Or, we could sit together and argue that we should have seen the signs. We could make the case (or bemoan the fact) that we should have been taking note of and maybe even leaning into the opportunities for change. We could point the finger at our denominational entities, our regional leadership, our colleagues, our current (or past) pastors, our congregation members or even (and yes this is happening) our dechurched, pre-churched, unchurched neighbors.
But the hard truth is, none of this will change the reality that the world around us has changed, is changing, continues to change. None of this will tell the truth that for the most part, everyday life is full of change. We think nothing of trading in our cars, buying new throw pillows for our sofas (maybe because we brought food and drink into our living rooms). We are quick to swap out cell phone technologies every couple of years, to change our social media profile pictures, to move from job to job. To be honest, change in the real world (read, in the world outside the church) is what we have to do, not just to survive, but to thrive.
(Parabolic Parenthetical: Let those with ears – Listen up! There’s a reason that car manufacturers are working hard at reducing emissions and improving gas mileage. If they don’t, they won’t survive the competition from the ever-improving, every-day-more-affordable electric and hybrid vehicles. Sure, it takes energy and resources to retool manufacturing plants built when the industry was at its peak. Make no mistake, it takes different management competencies and expanded visions to make those decisions become reality. Of course, it takes different skillsets for the workers to be able to transition to new ways of manufacturing new iterations. But nobody is saying – let’s keep building 1959 Pontiacs or 1984 Lincoln Town Cars because the market is going to change and people are going to want vast quantities of these 3 ton, 10 mpg, no seat belt/airbag vehicles. NOBODY.)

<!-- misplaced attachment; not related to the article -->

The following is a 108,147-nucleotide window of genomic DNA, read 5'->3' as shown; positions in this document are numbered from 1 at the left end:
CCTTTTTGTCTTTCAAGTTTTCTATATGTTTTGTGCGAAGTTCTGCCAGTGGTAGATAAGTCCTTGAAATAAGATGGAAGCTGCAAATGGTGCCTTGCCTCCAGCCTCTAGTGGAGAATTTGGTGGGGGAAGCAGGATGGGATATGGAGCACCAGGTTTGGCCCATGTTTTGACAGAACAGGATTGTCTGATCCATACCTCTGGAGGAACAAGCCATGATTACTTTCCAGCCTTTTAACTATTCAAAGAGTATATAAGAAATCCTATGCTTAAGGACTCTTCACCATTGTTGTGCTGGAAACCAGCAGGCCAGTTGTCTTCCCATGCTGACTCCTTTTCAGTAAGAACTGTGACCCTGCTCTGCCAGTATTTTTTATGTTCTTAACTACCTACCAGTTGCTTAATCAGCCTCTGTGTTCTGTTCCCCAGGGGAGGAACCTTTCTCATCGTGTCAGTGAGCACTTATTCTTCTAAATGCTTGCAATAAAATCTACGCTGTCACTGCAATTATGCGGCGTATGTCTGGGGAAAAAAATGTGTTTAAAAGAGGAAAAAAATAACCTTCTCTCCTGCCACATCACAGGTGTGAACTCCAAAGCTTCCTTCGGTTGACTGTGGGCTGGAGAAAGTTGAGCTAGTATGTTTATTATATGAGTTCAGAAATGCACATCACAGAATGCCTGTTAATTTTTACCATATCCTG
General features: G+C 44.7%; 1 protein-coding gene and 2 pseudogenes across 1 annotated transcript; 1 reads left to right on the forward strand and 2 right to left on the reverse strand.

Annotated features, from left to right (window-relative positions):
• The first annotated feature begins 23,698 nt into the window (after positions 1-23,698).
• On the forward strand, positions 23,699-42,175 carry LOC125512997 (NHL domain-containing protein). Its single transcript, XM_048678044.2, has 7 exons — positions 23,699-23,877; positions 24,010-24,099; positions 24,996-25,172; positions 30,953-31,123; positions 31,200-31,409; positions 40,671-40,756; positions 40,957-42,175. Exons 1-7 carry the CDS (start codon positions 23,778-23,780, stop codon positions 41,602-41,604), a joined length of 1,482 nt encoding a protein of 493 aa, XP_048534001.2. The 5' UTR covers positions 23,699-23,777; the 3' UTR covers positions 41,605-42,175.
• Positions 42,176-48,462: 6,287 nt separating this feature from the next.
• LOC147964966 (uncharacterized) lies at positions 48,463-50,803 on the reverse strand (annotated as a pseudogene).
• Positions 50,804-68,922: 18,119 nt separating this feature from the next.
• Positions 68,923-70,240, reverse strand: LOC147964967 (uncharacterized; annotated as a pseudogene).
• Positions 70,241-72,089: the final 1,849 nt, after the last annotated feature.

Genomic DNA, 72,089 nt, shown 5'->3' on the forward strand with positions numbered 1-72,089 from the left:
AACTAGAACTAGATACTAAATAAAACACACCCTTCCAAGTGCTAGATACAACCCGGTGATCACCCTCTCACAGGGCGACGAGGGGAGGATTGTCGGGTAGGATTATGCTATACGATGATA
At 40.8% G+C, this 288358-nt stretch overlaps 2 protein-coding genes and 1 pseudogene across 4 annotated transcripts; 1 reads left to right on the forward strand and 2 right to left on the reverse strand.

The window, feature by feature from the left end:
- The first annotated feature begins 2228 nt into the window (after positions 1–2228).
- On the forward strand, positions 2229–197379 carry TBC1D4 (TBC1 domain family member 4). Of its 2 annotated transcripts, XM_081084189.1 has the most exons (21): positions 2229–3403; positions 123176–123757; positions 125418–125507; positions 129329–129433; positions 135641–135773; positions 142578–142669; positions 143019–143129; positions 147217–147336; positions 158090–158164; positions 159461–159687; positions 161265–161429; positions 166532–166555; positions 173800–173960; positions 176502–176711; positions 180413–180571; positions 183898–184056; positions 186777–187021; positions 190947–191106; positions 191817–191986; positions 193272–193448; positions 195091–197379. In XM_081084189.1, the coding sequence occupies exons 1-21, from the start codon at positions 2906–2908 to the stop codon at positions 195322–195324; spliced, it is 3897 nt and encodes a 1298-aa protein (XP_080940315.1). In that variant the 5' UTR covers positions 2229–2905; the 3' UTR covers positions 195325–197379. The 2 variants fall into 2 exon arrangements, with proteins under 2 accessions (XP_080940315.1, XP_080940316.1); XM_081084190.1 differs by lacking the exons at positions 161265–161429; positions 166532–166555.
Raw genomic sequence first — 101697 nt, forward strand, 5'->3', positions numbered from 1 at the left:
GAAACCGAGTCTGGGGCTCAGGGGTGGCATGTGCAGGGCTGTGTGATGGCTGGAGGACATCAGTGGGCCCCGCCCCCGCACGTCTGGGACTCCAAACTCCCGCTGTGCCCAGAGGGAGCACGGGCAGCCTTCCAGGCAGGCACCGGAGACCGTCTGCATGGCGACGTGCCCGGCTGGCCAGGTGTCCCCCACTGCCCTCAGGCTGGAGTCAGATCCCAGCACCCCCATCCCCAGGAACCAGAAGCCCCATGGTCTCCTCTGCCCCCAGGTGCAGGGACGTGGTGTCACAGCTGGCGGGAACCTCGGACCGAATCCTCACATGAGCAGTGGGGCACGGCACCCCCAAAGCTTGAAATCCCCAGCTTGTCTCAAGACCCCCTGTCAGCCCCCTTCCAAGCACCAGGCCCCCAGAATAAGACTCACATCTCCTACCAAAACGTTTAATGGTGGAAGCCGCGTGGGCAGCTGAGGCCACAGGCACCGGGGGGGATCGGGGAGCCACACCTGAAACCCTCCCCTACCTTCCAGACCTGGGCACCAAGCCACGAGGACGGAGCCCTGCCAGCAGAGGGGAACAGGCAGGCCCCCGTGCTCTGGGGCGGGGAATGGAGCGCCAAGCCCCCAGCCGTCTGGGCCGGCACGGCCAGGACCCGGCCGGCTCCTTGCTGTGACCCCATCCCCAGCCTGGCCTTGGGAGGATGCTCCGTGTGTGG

Let’s be honest. We’re all afraid to admit that we might be witnessing the end of the church as we know it and we don’t feel fine. And we don’t know what to do about it either. Even talking about it out loud is risky because when judicatory leaders share that with the congregations under their care, when seminaries share it with their students, and when, God forbid, pastors share it with their congregants, there is usually hell to pay. In truth, though none of us really wants to be the one to turn off the lights and lock the door that last time, that’s where we’re headed.
And though we sit in the middle doubt and confusion and fear and worry, the least we can do is start asking: What do I need to do to gather enough courage to lead? How can I develop resilience and sustain energy when resistance comes? What do we need to help folks be more willing take the risks necessary to bring the good news of God’s justice and grace to a world so very much in need of hope in the here and now, and not just solace in the sweet-by-and-by?
If we aren’t working these questions into every conversation, into every prayer, into every class, every sermon, every meeting, then we may as well pick up the ring of skeleton keys and stand by the light switch because it won’t be too long before our purpose will be very clear.